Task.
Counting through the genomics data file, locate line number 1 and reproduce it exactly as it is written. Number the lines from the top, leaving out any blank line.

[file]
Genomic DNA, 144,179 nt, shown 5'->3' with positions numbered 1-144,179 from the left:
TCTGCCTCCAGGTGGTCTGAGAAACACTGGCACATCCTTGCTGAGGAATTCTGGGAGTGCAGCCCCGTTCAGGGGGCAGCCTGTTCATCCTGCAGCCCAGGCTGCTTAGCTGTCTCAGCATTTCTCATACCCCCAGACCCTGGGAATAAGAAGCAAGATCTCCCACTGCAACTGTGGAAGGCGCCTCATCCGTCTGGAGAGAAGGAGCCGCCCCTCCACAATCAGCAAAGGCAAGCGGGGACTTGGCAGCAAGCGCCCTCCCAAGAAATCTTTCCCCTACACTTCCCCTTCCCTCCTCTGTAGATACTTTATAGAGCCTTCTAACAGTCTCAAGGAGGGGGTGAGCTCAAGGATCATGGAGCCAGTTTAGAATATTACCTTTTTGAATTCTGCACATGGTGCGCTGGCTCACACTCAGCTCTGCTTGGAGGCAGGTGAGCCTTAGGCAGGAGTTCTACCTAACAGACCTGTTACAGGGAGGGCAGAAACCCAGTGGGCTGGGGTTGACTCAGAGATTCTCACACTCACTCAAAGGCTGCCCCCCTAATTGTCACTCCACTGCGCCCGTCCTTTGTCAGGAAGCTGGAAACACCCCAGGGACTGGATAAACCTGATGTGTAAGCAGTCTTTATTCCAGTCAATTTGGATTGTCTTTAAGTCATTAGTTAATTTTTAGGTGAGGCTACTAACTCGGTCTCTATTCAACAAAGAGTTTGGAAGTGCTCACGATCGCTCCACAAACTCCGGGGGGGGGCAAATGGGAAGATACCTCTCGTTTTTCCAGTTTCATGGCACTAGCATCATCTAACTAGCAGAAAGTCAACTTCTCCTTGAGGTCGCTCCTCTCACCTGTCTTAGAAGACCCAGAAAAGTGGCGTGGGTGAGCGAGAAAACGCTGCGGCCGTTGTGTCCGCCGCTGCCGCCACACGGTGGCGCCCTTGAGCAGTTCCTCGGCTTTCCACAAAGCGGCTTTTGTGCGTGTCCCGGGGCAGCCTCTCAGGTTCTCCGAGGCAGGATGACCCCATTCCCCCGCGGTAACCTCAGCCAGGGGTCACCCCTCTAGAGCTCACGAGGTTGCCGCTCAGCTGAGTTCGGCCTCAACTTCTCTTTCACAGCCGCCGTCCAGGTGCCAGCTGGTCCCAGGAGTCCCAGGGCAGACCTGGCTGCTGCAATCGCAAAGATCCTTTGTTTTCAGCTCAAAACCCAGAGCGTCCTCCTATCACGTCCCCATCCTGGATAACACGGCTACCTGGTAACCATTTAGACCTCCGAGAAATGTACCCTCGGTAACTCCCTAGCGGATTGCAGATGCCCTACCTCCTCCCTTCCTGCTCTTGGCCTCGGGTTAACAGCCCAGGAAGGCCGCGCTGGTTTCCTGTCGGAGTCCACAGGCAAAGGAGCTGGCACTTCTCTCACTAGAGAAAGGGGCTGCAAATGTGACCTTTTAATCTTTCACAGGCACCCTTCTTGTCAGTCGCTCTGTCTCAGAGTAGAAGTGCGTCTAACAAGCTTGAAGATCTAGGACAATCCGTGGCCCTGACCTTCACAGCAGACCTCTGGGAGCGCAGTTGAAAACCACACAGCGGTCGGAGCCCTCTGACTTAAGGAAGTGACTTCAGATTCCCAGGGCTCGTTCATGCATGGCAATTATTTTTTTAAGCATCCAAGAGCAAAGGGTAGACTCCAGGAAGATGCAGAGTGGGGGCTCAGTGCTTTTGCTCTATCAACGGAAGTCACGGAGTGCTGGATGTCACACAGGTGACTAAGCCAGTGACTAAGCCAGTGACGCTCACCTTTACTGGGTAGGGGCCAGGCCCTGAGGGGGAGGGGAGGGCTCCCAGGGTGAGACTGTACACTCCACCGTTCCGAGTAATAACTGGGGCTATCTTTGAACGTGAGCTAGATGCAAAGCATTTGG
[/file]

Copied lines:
Genomic DNA, 144,179 nt, shown 5'->3' with positions numbered 1-144,179 from the left: